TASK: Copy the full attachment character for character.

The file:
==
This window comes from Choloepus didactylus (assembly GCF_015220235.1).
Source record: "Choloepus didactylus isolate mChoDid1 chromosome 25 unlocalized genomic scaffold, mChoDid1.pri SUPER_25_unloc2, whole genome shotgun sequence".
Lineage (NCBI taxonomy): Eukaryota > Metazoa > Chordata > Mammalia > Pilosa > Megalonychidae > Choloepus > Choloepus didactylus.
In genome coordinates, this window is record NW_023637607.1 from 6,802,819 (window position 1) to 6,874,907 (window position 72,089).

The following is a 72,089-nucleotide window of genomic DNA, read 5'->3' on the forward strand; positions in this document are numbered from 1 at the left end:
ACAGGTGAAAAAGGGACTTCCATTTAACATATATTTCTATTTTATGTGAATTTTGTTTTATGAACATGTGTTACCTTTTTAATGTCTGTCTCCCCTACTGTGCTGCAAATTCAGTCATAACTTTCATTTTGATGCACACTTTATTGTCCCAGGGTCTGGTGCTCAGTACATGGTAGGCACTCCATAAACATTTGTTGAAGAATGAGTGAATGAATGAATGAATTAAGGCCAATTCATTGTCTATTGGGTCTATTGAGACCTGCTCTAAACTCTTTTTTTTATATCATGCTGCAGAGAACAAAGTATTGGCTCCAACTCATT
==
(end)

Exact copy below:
This window comes from Choloepus didactylus (assembly GCF_015220235.1).
Source record: "Choloepus didactylus isolate mChoDid1 chromosome 25 unlocalized genomic scaffold, mChoDid1.pri SUPER_25_unloc2, whole genome shotgun sequence".
Lineage (NCBI taxonomy): Eukaryota > Metazoa > Chordata > Mammalia > Pilosa > Megalonychidae > Choloepus > Choloepus didactylus.
In genome coordinates, this window is record NW_023637607.1 from 6,802,819 (window position 1) to 6,874,907 (window position 72,089).

The following is a 72,089-nucleotide window of genomic DNA, read 5'->3' on the forward strand; positions in this document are numbered from 1 at the left end:
ACAGGTGAAAAAGGGACTTCCATTTAACATATATTTCTATTTTATGTGAATTTTGTTTTATGAACATGTGTTACCTTTTTAATGTCTGTCTCCCCTACTGTGCTGCAAATTCAGTCATAACTTTCATTTTGATGCACACTTTATTGTCCCAGGGTCTGGTGCTCAGTACATGGTAGGCACTCCATAAACATTTGTTGAAGAATGAGTGAATGAATGAATGAATTAAGGCCAATTCATTGTCTATTGGGTCTATTGAGACCTGCTCTAAACTCTTTTTTTTATATCATGCTGCAGAGAACAAAGTATTGGCTCCAACTCATT